In the lawsuit against American Media Inc., Holmes said the cover that featured the headline "Katie DRUG SHOCKER!" was not true and not supported by the story itself, according to the news agency. The story said Holmes was "trapped in a cycle of addictive treatments" and also implied that she is thinking of splitting from husband Tom Cruise, which the lawsuit also says is not true.
Star Magazine says it stands by its story, which doesn't refer to illicit drugs, but rather an alleged use of e-meters. An e-meter is a device used by Church of Scientology followers that practitioners say detects mental trauma. "Star fully stands behind the editorial integrity of what we have published concerning Ms. Holmes' controversial use of the Scientology 'e-meter,'" the magazine said in a statement. "Our attorneys look forward to deposing Ms. Holmes about her experiences with Scientology and the e-meter, and expect that the case will be promptly dismissed by the court."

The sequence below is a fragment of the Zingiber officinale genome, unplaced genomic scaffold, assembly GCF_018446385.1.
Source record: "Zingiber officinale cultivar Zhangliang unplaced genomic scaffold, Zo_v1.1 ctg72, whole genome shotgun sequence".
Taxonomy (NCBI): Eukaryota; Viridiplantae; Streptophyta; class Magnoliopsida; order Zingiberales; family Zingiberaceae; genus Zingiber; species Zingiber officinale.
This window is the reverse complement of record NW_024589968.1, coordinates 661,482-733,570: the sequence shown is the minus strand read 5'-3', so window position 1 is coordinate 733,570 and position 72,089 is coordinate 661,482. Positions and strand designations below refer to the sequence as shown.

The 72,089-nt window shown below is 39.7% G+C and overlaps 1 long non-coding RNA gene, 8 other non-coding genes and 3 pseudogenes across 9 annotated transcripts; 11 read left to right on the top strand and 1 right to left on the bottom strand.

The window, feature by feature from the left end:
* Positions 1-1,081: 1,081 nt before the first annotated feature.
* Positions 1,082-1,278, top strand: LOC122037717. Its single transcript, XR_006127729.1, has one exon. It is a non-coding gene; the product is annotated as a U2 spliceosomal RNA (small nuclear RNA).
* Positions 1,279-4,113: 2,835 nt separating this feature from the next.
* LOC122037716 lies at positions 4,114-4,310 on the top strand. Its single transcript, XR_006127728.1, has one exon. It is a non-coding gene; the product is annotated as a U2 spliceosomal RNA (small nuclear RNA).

"Star Magazine's malicious claims about Katie are untrue, unethical and unlawful," Holmes' attorney, Bert Fields, wrote in a statement. "Not only do they cruelly defame Katie, they play a cheap trick on the public, making ridiculously false claims on the cover unsupported by anything inside."
In her own statement, Holmes said the publisher knew the story was false "and printed it anyway to sell magazines."
Holmes is seeking more than $50 million in damages, claiming damage stemmed from those individuals who saw the cover, but never read the story to see that the allegations weren't about illicit drugs.